Academic journal article Studia Anglica Posnaniensia: international review of English Studies

History or Journalism: Two Narrative Paradigms in Bloody Sunday. Scenes from the Saville Inquiry by Richard Norton-Taylor

Academic journal article Studia Anglica Posnaniensia: international review of English Studies

History or Journalism: Two Narrative Paradigms in Bloody Sunday. Scenes from the Saville Inquiry by Richard Norton-Taylor

Article excerpt

ABSTRACT

The article focuses on one of the most controversial plays in contemporary Irish theatre, Richard Norton-Taylor's Bloody Sunday. Scenes from the Saville Inquiry. The play belongs to the popular form of drama called verbatim or documentary and attempts to render factual material and recorded evidence about the Bloody Sunday tragedy in a possibly most objective and reliable way. The aim of the article is to present Norton-Taylor's work against the long and interesting tradition of the genre of documentary theatre. What is more, the central subject of the analysis is the complex interconnection between journalistic methods of rendering facts and strictly fictional strategies--such as for instance metaphor, metonymy or synecdoche--which according to Hayden White belong to modern historical discourse. The seamless blurring of journalism and elements of historical writing makes it possible for Norton-Taylor to maintain realistic objectivity of the medium, while still holding the reader's interpretations and understanding under politicised and ideologically biased control.

1. Documentary drama and its history

Richard Norton-Taylor's new play Bloody Sunday. Scenes from the Saville Inquiry is one of the most recent productions from London's Tricycle Theatre. First performed in April 2005, the play belongs to the Verbatim Inquiry series, a string of documentary works tackling most contentious issues in recent politics and public life. Other highly controversial plays coming from the Tricycle were among others: Half the picture, a dramatization of the Scott Arms to Iraq Inquiry (performed in the Houses of Parliament), two war documents, Nurynberg and Srebrnica, and a number of what came to be known as Tricycle Tribunal Plays, The colour of justice, a reconstruction of Stephen Lawrence Inquiry, Justifying war (2003), (1) Guantanamo. 'Honour bound to defend freedom' (2004) (2) and finally Bloody Sunday. However, the revival of inquiry dramas was not only one theatre's business. There are other documentary plays from known writers and playwrights which confront issues not necessarily connected with recent British and American military operations. For instance, David Hare's theatrical document called Permanent way tells a story of the privatization of British Rail (2003). Yet, since verbatim theatre desperately strives to exert most profound influence on possibly the vastest audiences, subjects chosen for dramatization are usually those of global scale and concern. An example to be noted is another play by David Hare, called Stuff happens, which paints a bitter picture of the hypocrisy of the American administration in managing the military operation in Iraq. The title of the play, Stuff happens, is taken from a speech by Donald Rumsfeid who was commenting on the plundering of the archaeological museum in Bagdad just after capturing the city by the American army.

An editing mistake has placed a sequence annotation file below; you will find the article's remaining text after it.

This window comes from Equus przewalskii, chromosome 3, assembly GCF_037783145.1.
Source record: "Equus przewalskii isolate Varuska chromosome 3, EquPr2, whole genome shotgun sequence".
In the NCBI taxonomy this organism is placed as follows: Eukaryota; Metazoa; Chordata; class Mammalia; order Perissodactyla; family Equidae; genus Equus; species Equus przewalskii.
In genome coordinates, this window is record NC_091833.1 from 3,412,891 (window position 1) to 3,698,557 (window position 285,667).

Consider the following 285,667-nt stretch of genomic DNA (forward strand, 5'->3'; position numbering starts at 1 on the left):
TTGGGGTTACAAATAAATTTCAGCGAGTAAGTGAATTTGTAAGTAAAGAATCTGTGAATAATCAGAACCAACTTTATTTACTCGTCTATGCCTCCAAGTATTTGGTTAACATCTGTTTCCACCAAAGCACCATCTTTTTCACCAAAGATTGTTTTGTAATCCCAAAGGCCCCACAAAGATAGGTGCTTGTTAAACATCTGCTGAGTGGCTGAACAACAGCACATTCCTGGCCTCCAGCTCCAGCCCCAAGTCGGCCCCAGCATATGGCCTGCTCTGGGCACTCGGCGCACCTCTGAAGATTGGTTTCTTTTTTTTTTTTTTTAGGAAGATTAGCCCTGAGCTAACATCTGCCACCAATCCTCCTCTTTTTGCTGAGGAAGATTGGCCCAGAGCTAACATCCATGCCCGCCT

In the assessment of many commentators, verbatim theatre occupies the middle ground, between a presentation of true and verifiable facts and the manipulative political propaganda. The history of verbatim theatre goes back to the 1920s when Erwin Piscator experimented with authentic film footage and documents used as integral components of a theatre spectacle. Later on, Bertolt Brecht developed these techniques into a full-blown agit-prop theatre of alienation and distance. The notable examples of this genre of theatrical document from the British Isles are Joan Littlewood's Oh, what a lovely war produced by the Theatre Workshop (1963) and Peter Brook's famous anti-Vietnam theatrical manifesto US (1966). In general, verbatim theatre is composed from words and sentences spoken in real life, it is supposed to retain the freshness and directness of a daily newspaper as well as provide space for more balanced and objective reflection on current issues. What is more, verbatim theatre exists in opposition to the public media which are generally perceived as biased in giving opinionated views instead of facts. …

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